A new exhibition at the Guggenheim Bilbao, the first building created with the help of computer technology, seeks to explore just that: how art and architecture have evolved in a digital era. Mark C O’Flaherty explains how computers changed the face of architecture forever
Most of us can work out from looking back over the tonal quality of our photographs precisely when we made the transition from shooting with film to using digital cameras. But when did architecture make the move? CAAD (computer aided architectural design) goes back to the 1960s, yet its full potential wasn’t explored or appreciated until Franky Gehry’s Guggenheim building opened in Bilbao in 1997. Here was the power of 3D imaging really tested – working out the complexities of maximum weights, balances and stresses in a digital space that is a wholly accurate simulacrum. Rather than test what’s possible with flawed scale models, the computer can morph and join materials according to their actual inherent properties.
The result was nothing short of ground-breaking, and the impact of that building in Bilbao still can’t be overstated. It changed the path of architecture, and indeed cities, forever. It put its location in the Basque country on the map in a totally new way – those gleaming silver curls, twists and exaggerated boat-like elements captured the world’s imagination and showed how a contemporary landmark can change the fortunes of a place. It remains a genuinely thrilling building that inspires people to travel as much as any neo-classical institution or Roman colosseum ever has.
Canadian-born, Los Angeles-based Gehry had redefined his architectural style at the end of the 1980s when he created the Vitra Design Museum on the Vitra Campus in Germany. Previously known for a more squared-off feeling for the avant-garde, his Museum was a fitting building for its location – where the country intersects with France and Switzerland. The planes of the Museum are fantastical, particularly on the upper portions, where they curve in such a way as to suggest they have taken on a life of their own. Standing in front of it, one gets the sense that if you turn away, it may rearrange itself before you look back. It was a precursor of the magic to come in Bilbao, and also Seattle and Los Angeles. This winter’s exhibition at the Guggenheim in Bilbao – ‘Architecture Effects’ – looks at tipping points in the digital era in relation to building design, and references Gehry’s work extensively. Given the importance of the building it is in, it isn’t too far-fetched to consider the show ‘site specific’.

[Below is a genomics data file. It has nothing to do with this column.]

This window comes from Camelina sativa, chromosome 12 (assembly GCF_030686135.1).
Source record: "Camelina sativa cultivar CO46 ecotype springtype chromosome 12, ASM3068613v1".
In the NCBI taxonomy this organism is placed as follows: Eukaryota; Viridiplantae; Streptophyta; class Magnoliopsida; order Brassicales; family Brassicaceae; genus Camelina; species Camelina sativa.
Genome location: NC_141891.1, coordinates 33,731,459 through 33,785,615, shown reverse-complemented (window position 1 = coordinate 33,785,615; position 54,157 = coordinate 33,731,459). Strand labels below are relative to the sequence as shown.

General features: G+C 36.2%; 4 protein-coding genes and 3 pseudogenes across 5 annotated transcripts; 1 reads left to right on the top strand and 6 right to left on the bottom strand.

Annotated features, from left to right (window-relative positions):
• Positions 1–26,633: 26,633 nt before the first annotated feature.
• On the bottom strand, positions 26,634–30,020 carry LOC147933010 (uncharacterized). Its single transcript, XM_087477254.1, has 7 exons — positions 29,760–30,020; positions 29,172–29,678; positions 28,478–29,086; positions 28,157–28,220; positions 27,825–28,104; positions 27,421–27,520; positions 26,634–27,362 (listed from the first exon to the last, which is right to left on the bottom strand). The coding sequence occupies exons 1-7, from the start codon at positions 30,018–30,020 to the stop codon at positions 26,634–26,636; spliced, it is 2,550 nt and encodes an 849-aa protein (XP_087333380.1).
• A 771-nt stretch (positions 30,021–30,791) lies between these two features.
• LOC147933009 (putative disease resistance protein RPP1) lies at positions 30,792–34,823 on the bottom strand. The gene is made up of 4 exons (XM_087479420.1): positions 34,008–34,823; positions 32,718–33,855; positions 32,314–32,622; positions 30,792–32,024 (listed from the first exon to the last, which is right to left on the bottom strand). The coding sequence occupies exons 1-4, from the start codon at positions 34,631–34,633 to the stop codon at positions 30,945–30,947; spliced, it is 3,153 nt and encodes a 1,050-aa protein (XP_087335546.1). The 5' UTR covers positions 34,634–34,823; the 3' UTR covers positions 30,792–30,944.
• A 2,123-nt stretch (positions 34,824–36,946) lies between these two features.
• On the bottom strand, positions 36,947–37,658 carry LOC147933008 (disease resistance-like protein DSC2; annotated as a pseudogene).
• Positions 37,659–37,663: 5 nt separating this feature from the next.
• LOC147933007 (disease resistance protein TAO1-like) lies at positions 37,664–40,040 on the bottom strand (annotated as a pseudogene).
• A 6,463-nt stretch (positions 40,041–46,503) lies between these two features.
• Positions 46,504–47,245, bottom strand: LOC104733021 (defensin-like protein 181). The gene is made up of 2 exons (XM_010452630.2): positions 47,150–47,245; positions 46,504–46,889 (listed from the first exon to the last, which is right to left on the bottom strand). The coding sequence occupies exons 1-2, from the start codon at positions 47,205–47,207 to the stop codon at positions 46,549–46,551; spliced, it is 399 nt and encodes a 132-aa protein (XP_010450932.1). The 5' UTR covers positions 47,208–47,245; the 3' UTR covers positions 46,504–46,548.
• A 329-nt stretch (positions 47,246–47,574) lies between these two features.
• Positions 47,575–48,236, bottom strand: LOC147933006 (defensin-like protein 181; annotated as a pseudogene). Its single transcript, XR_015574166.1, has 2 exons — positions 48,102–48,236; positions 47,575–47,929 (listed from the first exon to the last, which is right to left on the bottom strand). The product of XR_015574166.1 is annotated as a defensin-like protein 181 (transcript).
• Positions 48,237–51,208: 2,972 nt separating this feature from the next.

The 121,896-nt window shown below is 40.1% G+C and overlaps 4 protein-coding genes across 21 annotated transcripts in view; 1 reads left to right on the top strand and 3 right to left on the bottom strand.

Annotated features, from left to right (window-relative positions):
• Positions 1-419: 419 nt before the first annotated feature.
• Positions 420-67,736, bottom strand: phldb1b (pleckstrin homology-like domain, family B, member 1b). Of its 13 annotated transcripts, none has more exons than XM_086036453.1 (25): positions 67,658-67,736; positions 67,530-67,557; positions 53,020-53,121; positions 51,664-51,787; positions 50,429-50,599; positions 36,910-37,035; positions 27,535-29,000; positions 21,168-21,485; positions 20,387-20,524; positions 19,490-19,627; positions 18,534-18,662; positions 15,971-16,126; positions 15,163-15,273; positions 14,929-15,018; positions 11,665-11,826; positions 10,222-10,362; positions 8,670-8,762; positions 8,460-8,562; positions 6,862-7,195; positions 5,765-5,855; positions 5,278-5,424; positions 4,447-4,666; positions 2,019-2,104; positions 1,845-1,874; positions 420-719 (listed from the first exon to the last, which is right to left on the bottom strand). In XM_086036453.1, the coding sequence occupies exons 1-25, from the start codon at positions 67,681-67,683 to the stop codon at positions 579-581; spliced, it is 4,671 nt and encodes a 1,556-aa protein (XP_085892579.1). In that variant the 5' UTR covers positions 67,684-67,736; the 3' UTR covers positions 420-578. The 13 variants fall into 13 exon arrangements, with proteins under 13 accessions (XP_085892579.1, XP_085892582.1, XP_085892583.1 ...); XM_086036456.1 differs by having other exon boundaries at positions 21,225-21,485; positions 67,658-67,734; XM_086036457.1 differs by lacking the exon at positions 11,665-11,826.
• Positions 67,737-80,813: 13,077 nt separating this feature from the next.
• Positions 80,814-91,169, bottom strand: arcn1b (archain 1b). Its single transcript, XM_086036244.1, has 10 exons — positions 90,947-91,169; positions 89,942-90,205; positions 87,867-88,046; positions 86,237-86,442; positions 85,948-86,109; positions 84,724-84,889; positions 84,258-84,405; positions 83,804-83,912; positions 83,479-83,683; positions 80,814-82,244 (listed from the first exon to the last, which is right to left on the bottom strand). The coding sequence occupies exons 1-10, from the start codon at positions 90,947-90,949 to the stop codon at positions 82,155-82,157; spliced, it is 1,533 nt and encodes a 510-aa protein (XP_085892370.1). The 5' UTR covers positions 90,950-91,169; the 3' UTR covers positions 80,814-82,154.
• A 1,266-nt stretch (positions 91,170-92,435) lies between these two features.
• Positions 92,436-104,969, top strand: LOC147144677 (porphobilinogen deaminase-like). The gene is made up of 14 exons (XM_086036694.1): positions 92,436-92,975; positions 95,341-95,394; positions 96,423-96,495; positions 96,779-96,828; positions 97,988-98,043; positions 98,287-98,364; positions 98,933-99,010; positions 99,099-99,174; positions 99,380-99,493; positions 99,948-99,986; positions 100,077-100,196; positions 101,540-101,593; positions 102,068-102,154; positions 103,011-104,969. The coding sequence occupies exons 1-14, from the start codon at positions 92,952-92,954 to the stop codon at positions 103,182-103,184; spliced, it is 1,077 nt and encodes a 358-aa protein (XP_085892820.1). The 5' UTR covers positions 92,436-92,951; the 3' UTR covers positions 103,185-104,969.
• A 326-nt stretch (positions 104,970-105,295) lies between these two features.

It is significant that the architects who are most synonymous with an aesthetic that might best be termed ‘digital’ began their careers in the analogue world of pencil and paper. Daniel Libeskind’s work has always had a touch of the impossible. With its angular extremes, certain examples (including his London Metropolitan University building in Holloway, completed in 2004, above) resemble futuristic sets for German Expressionist cinema. He continues to work extensively in pencil (his drawings have been exhibited globally), but he now relies heavily on computers to bring a new dimension to his work. “Previously, all the work was done by drawing,” he says. “Now it’s entirely 3D, on computer. You suddenly see something that you never saw before, that is able to respond to your desires in a more immediate and complex way. Computer in design is a lightning strike in architecture.”
When the late Zaha Hadid began her career, the starting point for her projects was the pad and pencil. Looking at her first building – the fire house at the Vitra Campus (1990) – and then looking at the crazed, partially abstract, partially constructivist sketches that gave birth to it, one wonders how practical building plans were ever achieved. But Hadid was always a visionary. She had revolutionary ideas for architecture, and in her case, it wasn’t that technology created the opportunities for her, more that technology finally caught up with her imagination. It is telling that the fire house was discovered to be, for all its beauty, unfit for purpose. Construction was ambitious, and spaces were conceived theoretically. Once computers were brought into the equation at the Hadid studio, the process was meticulous.
The landscape of the modern city has changed dramatically thanks to computers. And some of the most stunning work to date took place on the cusp of the revolution. Consider what the late architect Jan Kaplický was doing with his design practice Future Systems, including the media centre at the Lord’s Cricket Ground in London (1999) and the Selfridges building in Birmingham (2003). Both still look as radical as they ever did. And certain critics – the same ones who long for the days of vinyl and Kodak film perhaps – still can’t accept it. In 2014, Gehry was asked at a press conference for the opening of his Louis Vuitton Foundation Museum in Paris if his work was mere “spectacle.” He answered with fury. He dismissed 98 per cent of modern architecture with profane vocabulary, and said: “Once in a while, however, a group of people do something special. Very few, but God, leave us alone.”
‘Architecture Effects’ is on at the Guggenheim Bilbao until 29 April 2019
Images courtesy of Getty Images
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